Do I need to consult if I have COVID-19 or symptoms of an upper respiratory tract infection?

Signs of coronavirus (COVID-19) infection can be mild to severe. Most of the time, there is no need to see a doctor. You can administer self-care and monitor your symptoms while recovering at home. See the table below for guidelines on when to see a healthcare provider.

Fever Common symptoms Respiratory symptoms Gastrointestinal symptoms
Practise self-care at home Oral temperature above 38.1°C (100.6°F) if condition is good overall

For children 3 months to 5 years old: rectal temperature 38.5°C (101.3°F) if condition is good overall
Runny or stuffy nose (nasal congestion)


Sore throat that doesn’t make it hard to eat

Sudden loss of smell without nasal congestion, with or without loss of taste

Body aches

Fatigue that doesn’t prevent you from performing activities of daily living
Recent cough or worsening of a chronic cough

Mild shortness of breath that doesn’t prevent you from performing activities of daily living
Mild abdominal pain

Nausea (queasiness) or vomiting


Mild appetite loss with sustained hydration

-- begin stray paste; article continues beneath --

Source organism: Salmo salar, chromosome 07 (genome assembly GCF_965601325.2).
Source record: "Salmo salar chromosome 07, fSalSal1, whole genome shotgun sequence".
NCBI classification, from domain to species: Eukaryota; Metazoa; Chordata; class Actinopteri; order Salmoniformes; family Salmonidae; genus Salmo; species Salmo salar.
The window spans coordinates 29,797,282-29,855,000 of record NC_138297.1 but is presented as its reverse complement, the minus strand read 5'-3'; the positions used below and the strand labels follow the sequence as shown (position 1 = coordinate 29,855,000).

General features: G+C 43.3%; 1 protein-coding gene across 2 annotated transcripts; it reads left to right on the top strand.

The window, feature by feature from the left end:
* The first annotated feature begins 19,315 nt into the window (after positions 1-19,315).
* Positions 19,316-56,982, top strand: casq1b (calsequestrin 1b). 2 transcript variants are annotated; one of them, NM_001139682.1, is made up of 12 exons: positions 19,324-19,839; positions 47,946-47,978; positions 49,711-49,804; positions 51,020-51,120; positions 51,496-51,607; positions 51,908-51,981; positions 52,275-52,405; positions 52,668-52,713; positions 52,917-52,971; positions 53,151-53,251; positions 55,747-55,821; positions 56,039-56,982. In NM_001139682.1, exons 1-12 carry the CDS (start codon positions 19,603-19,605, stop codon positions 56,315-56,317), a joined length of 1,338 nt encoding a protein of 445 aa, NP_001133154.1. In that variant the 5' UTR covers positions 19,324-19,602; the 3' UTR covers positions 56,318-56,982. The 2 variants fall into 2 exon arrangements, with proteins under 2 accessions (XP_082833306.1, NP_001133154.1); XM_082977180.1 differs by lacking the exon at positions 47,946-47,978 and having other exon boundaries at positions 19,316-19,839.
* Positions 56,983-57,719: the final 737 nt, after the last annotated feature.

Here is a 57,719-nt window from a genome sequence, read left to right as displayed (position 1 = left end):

I should see a health care professional Oral temperature above 38.1°C (100.6°F):
- With deterioration in overall condition
- Lasting more than 72 hours
- That doesn’t respond to acetaminophen or ibuprofen
Intense headache not relieved with acetaminophen or ibuprofen.

Severe sore throat that makes it hard to eat
Shortness of breath that prevents you from performing activities of daily living

Worsening chronic cough:
- Despite the use of inhalers
- Despite following the action plan for knownasthmatic/COPD patients
Abdominal pain and diarrhea lasting longer than 14 days
Go to the emergency room or call 911 For children 0 to 3 months old:
rectal temperature 38.1°C (101.3°F) and above
Severe pain in the chest, jaw, or left arm

Deterioration in overall condition: excessive drowsiness, difficulty staying awake, severe weakness, confusion, unusual behaviour
Unusual or worsening shortness of breath:
- Severe shortness of breath, even at rest
- Shortness of breath that makes it impossible to talk
Signs of dehydration that do not improve despite proper hydration:
- Dry mucous membranes
- Reduced urine output
- Dark urine
- Excessive thirst
For more advice, call 811 to speak to an Info-Santé nurse.

4480 Chemin de la Côte de liesse, Suite 110, Ville Mont-Royal, QC, H4N 2R1